How Humber firms can get help preparing for no-deal Brexit

By Hull Daily Mail | Posted: 28 Feb 2019

Humber businesses will be given emergency advice about what they should be doing to prepare for leaving the European Union without a deal.

The political uncertainty around securing a Brexit deal means that, with less than 30 days left until the March 29 deadline, Humber businesses are being advised to have fall back plans in place if a deal is not finalised in time.

Theresa May was scheduled to give MPs a second vote on her Brexit deal this week but has since pushed that back to March 12 – a date only two-and-a-half weeks from the Brexit cut-off date. If her deal fails, the PM has said she will give MPs a vote on whether to pursue a no-deal Brexit on March 13.

Pauline Wade, director of international trade at the Hull & Humber Chamber of Commerce. (Hull & Humber Chamber of Commerce)

Before that happens, the Hull and Humber Chamber of Commerce has announced a Brexit workshop where experts will talk businesses through what they must do to prepare for no-deal.

Pauline Wade, director of international trade at the chamber, said the workshop on Tuesday, March 5, at its Hull office in Beverley Road would look at the detail of what was required for those anxious about what Brexit – deal or no deal – could mean for their business.

Ms Wade said: “We don’t know what is going to happen. On March 5, if we are no clearer about where we are then there will be a major emphasis at the workshop on what to do if there is no-deal because we will be getting pretty close to it by then.

“There are already problems in the export and import system and they could be exacerbated by leaving the European Union.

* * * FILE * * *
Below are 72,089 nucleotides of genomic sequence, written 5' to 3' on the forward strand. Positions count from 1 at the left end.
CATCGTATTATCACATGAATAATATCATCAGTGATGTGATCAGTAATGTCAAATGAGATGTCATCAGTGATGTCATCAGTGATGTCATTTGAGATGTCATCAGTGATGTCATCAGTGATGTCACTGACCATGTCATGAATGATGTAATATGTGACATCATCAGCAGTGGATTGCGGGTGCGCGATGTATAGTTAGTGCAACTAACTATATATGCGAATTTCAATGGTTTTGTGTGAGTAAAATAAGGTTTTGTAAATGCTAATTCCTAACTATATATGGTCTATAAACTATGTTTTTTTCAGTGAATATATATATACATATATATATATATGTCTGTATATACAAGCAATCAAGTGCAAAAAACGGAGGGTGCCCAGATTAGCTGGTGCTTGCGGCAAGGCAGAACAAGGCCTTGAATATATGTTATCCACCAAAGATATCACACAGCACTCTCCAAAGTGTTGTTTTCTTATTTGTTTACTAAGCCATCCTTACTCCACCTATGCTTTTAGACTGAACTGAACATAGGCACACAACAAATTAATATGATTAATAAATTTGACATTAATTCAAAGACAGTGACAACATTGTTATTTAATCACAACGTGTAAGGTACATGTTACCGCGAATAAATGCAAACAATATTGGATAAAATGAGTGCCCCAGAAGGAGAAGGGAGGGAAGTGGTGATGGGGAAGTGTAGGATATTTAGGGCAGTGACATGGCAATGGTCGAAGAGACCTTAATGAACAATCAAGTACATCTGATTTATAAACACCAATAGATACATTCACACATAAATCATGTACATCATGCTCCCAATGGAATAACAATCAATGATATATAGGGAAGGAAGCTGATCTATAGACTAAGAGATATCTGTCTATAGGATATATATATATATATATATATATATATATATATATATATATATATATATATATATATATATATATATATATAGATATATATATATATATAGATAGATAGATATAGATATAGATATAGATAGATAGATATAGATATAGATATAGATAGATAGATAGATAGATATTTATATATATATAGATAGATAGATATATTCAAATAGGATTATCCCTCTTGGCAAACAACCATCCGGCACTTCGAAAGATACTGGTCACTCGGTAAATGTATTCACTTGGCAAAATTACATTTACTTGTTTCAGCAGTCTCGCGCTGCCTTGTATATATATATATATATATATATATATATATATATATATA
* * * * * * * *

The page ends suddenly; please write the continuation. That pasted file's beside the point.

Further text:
“Any delays to what we call ‘just-in-time’ supply chains could cause a huge problem for assembly lines in Hull.”

Read more: Chamber prepares Brexit support for businesses

The workshop will look in detail at the documents that could be required if there is no-deal, including information on VAT, proof of export, origin of goods, and changes to the “dispatch” and “arrival” process through customs.

One senior businessman in East Yorkshire, who asked not to be named, has told the chamber he fears leaving without a deal could make his food production business“uncompetitive” in Europe.

The UK currently trades with Europe on a free trade basis and without any need for checks on manufactured or consumable goods. But if the UK resorted to trading on World Trade Organisation (WTO) terms after the exit date, tariffs on food products could be as high as 51 per cent on lamb, 30 per cent on dairy and 87 per cent on frozen beef.

A no-deal Brexit could mean exporters from East Yorkshire have to produce extra documents to transport goods to Europe (PA)

The food business in question currently has high-end clients in Europe but the east coast boss is anxious that delays in transporting edible goods into EU countries could see his customers switch suppliers.

“At the moment, we can send produce into Europe immediately as long as it is ready to go,” said the exporter, with more than 15 years experience.

Read more: Boss of expanding Saltend firm on 340 new jobs, the future, and why it's a good thing for Hull

“You don’t need any documents to do that. In a no-deal situation, we could be faced with having to have documentation and have inspections on our food which would slow us down significantly.

“Our competitors are mainly Europe-based and they will be able to do what we have been able to do since we started this business.

Read more: Brexit chaos in Government revealed in MP letters to Hull businessman

“Some people will be prepared to wait for British produce but there will a great many that won’t. Our biggest concern is that, in a worst case scenario, no-deal might curtail our exports into Europe simply because the bureaucratic process is too much of a burden.”

He said he had already been forced to turn down future businesses for after the Brexit deadline because he did not know whether he could fulfil the order, given the political uncertainty in Westminster.

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